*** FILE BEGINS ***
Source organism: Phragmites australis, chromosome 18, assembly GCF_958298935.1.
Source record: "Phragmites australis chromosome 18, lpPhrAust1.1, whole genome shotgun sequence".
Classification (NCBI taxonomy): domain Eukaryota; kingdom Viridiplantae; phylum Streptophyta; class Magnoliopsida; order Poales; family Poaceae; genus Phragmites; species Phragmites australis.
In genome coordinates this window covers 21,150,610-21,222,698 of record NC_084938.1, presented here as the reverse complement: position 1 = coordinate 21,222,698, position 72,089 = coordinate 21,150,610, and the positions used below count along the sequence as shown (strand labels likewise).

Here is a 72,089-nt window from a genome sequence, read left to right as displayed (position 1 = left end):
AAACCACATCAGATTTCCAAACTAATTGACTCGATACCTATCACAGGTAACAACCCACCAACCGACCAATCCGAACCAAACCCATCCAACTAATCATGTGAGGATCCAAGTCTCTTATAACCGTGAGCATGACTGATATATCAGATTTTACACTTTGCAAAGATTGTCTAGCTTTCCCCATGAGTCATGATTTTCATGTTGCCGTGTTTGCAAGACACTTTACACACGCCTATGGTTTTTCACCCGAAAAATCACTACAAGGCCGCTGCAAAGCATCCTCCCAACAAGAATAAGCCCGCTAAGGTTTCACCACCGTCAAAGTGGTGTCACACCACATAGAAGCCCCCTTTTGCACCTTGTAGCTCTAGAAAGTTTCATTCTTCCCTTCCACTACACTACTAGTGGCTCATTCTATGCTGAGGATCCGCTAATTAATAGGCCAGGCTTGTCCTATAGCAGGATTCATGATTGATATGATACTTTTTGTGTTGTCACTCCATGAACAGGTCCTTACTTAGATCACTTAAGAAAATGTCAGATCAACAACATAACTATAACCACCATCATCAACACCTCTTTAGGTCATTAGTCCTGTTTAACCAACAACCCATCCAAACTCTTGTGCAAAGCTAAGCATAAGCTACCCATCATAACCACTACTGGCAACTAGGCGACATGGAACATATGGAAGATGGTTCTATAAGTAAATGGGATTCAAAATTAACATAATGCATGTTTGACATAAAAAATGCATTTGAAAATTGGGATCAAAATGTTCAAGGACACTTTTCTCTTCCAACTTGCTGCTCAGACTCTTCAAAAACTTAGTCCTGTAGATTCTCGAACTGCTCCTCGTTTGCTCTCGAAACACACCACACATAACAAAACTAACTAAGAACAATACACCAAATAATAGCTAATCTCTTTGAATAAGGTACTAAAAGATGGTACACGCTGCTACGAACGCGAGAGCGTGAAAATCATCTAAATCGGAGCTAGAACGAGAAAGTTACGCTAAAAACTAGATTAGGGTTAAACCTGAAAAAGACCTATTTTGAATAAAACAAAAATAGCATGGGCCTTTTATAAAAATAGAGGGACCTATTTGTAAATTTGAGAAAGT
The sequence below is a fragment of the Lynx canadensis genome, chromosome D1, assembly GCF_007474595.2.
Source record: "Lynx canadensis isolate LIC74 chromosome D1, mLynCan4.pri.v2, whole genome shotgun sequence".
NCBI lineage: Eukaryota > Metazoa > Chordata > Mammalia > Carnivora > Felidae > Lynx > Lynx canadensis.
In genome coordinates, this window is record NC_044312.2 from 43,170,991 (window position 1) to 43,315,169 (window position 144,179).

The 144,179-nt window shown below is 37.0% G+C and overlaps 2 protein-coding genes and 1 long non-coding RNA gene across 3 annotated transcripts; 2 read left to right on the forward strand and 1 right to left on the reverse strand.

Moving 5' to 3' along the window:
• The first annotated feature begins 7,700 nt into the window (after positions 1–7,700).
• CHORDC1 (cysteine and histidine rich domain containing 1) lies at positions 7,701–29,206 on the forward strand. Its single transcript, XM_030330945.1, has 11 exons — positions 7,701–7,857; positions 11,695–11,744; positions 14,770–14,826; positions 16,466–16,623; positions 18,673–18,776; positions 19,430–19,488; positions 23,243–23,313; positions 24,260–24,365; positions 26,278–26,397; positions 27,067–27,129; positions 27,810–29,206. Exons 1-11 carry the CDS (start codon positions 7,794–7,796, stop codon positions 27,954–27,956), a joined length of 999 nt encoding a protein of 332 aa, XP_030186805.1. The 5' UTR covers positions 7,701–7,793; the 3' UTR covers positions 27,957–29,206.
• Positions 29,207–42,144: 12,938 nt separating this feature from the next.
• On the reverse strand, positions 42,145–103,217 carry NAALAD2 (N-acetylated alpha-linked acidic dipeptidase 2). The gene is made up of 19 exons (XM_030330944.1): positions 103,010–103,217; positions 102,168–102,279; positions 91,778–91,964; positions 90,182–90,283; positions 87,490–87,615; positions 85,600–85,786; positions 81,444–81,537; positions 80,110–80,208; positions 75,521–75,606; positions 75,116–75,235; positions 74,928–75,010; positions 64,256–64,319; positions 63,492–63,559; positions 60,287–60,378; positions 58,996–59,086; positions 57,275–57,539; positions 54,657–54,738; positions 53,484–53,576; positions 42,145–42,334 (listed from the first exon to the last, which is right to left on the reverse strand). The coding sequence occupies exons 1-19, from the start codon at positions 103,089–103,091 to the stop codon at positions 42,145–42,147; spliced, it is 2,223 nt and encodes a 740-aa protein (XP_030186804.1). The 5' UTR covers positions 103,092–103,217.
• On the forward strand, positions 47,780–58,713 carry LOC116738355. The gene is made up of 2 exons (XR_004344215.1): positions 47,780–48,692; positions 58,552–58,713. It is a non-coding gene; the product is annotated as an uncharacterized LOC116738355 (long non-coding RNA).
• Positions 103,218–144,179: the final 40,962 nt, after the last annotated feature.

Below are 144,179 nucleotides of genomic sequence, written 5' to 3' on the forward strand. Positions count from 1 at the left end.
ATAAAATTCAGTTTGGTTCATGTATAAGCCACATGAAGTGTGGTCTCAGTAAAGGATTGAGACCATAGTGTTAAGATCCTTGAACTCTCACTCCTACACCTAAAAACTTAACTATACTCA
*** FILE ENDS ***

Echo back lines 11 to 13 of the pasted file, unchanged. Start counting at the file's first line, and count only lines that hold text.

The 144,179-nt window shown below is 37.0% G+C and overlaps 2 protein-coding genes and 1 long non-coding RNA gene across 3 annotated transcripts; 2 read left to right on the forward strand and 1 right to left on the reverse strand.

Moving 5' to 3' along the window:
• The first annotated feature begins 7,700 nt into the window (after positions 1–7,700).